The opening of new U.S. stores by Lidl, Arlington, Va., was less disruptive to competing supermarkets than some grocers had originally feared, according to a study released by Catalina, St. Petersburg, Fla.
Catalina shopper intelligence shows that nearby incumbent supermarkets lost close to 7% of overall sales during the first month of a Lidl store opening, but the impact on those same stores declined rapidly, falling to less than 2% of store sales by the fourth month.
The report, “Defending Supermarket Share When Lidl Comes to Town,” is said to represent the most in-depth, purchase-based research to date on the effect of U.S. Lidl store openings on competing supermarkets. The study examined shopper behavior at 83 incumbent supermarkets within three miles of 30 Lidl stores that opened in 2017. The study tracked shopper behavior across different grocery departments and demographic groups during the first 16 weeks of a Lidl store opening.
The study also shows that name brand products provided a significant competitive advantage for incumbent grocers vs. Lidl’s heavy emphasis on private label. The percentage of sales declines among name brands was approximately 3.4 times less than for competing grocers’ private label products. Three departments—produce, beer and wine—accounted for the majority of the total sales decline. Meanwhile, center store aisles were far less impacted.
Demographically, Hispanic and African American shoppers and larger households were more likely than the average shopper to shift spending to Lidl. The study found no meaningful variance among income groups.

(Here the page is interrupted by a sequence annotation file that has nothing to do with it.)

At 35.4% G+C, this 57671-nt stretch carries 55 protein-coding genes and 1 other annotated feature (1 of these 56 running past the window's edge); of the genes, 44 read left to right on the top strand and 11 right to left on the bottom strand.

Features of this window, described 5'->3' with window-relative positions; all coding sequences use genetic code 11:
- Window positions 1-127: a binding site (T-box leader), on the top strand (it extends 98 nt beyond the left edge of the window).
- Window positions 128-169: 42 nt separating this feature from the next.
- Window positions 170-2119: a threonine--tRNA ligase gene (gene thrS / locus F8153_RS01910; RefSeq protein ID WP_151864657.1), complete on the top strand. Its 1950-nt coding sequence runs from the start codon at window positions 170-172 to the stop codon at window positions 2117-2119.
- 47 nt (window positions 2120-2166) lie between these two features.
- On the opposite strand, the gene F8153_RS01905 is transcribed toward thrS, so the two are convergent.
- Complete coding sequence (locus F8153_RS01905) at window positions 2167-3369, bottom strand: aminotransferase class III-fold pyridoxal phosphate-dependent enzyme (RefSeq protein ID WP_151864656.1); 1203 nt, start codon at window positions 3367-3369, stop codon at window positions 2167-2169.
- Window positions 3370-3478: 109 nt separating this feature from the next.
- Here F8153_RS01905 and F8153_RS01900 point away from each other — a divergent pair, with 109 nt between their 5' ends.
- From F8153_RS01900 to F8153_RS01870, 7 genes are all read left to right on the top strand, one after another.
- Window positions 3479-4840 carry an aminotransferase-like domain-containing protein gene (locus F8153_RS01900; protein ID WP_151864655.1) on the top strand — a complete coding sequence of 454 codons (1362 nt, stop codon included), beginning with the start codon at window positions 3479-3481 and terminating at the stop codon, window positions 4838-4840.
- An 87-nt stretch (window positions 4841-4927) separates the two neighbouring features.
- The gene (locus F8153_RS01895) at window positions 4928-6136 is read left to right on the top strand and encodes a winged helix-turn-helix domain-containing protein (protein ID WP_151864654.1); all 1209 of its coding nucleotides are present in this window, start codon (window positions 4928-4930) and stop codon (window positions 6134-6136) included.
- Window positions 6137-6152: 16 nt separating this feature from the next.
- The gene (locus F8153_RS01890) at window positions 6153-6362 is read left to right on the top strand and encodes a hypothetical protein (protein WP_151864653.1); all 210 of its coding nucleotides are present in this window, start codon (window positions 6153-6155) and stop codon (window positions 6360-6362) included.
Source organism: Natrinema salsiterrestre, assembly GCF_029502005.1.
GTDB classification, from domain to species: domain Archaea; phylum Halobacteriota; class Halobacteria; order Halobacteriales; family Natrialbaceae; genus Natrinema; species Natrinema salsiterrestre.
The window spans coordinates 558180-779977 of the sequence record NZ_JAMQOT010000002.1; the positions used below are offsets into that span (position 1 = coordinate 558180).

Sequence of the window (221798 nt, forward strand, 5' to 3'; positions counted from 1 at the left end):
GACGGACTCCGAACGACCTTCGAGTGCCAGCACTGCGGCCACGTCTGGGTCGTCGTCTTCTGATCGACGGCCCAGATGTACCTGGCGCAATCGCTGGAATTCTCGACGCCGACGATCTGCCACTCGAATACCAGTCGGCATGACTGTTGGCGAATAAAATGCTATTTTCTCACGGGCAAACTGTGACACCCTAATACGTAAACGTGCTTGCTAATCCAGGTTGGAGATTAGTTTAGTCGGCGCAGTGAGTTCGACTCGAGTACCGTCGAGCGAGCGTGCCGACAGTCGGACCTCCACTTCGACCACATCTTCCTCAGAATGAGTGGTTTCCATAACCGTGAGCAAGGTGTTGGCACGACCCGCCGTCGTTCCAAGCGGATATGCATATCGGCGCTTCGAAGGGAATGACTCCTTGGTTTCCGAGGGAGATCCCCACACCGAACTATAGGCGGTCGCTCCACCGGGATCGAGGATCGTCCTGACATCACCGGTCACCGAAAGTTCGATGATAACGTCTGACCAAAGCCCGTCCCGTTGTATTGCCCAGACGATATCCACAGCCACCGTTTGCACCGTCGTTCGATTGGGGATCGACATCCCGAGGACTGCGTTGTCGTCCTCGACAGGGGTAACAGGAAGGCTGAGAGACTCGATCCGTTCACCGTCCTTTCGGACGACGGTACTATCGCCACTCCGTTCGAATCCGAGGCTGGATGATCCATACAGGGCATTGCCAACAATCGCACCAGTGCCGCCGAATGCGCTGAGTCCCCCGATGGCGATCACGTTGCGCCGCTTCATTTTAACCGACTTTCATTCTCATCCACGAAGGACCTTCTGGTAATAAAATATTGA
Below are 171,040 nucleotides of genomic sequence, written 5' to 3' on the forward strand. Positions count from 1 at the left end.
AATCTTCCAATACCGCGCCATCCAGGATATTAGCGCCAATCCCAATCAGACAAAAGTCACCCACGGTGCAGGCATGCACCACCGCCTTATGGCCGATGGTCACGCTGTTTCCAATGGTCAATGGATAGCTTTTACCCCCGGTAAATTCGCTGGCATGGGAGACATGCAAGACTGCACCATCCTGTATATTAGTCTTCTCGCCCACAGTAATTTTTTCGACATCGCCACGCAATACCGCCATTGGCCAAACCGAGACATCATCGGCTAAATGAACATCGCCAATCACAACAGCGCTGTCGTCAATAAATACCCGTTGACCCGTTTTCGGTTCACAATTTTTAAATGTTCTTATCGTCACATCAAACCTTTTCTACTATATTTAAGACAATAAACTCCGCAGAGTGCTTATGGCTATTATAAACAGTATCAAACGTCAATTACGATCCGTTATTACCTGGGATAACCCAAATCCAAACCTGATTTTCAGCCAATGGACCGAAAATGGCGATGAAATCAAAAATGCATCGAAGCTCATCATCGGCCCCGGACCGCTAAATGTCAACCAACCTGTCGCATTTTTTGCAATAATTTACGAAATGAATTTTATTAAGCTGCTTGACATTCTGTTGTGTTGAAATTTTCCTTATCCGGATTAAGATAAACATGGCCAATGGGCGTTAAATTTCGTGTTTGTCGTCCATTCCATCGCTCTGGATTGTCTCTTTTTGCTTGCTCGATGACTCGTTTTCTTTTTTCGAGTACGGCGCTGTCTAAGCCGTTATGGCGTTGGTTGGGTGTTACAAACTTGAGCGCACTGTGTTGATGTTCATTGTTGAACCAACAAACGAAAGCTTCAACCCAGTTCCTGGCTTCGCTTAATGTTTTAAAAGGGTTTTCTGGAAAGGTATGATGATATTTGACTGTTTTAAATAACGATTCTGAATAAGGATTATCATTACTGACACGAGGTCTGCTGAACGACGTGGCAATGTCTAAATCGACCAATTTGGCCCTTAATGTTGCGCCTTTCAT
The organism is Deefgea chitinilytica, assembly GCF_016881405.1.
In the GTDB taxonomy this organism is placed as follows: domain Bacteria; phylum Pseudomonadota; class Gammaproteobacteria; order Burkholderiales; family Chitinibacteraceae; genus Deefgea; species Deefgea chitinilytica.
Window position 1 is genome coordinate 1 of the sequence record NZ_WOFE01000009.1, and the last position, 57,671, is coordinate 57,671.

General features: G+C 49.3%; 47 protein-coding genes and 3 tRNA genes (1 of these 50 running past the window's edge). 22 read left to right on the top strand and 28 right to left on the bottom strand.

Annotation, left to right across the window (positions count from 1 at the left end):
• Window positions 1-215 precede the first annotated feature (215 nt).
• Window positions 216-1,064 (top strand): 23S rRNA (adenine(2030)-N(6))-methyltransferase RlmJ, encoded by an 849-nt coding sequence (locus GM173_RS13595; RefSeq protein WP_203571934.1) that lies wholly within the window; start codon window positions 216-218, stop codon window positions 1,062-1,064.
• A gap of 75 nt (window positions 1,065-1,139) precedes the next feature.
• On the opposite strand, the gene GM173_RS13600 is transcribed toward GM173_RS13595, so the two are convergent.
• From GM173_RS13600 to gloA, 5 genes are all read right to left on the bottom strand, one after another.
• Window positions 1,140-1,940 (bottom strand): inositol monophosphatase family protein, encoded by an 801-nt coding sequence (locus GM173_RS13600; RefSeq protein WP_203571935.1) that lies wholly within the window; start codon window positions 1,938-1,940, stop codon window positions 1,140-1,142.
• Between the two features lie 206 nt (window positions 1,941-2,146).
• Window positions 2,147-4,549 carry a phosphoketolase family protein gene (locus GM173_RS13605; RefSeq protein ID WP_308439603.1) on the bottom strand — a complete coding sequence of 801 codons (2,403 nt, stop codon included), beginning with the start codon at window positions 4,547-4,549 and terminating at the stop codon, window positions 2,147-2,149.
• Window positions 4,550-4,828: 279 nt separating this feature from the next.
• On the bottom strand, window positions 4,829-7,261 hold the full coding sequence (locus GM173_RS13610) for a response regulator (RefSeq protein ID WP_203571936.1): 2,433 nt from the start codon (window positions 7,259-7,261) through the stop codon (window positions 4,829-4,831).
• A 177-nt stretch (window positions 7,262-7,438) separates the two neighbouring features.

“This study demonstrates the importance of shopper analytics in helping retailers keep pace with new competitive threats and changing shopper behavior,” says Tom Corley, chief global retail officer and president of U.S. retail. “Retailers need to pay close attention to how new competitors are impacting their shoppers, and respond with the right pricing and promotions strategies to protect and grow share. It is also clear that well-recognized brands can provide a strong competitive advantage against new retail models, including Lidl, that emphasize private labels over name brands. Retailers should work with their manufacturing partners to fully leverage that advantage.”
Among detailed findings of the study:
· During the 16-week study period, incumbent stores lost a total of 4.3% of sales. Trips declined 3.6%, and shoppers declined 5%.
· Sales declined by 6.8% in the first month, but were down only 1.9% by month four.
· Three departments—produce, beer and wine—accounted for 60% of the total sales decline, even though those departments account for just 16% of overall store sales.
· The center store, comprising shelf stables and general merchandise, accounted for just 7% of total losses, although they are approximately 40% of overall store sales.
· Private label products represented 58% of lost sales, although they account for only 28% of store sales. Name brands represented just 42% of the sales loss, although they account for 71% of store sales.
Hispanic shoppers were far more impacted than the average shopper, reducing their purchases by 9.2% vs. the 4.3% average. African-American shoppers reduced sales by 5.4%, while sales to Caucasians were down just 3.7% and Asian Americans just 3.3%.
Larger households with five or more people declined at 127% of the average. Younger shoppers were slightly more likely to reduce purchasing, while shoppers 65 years and older were impacted 25% less than the average.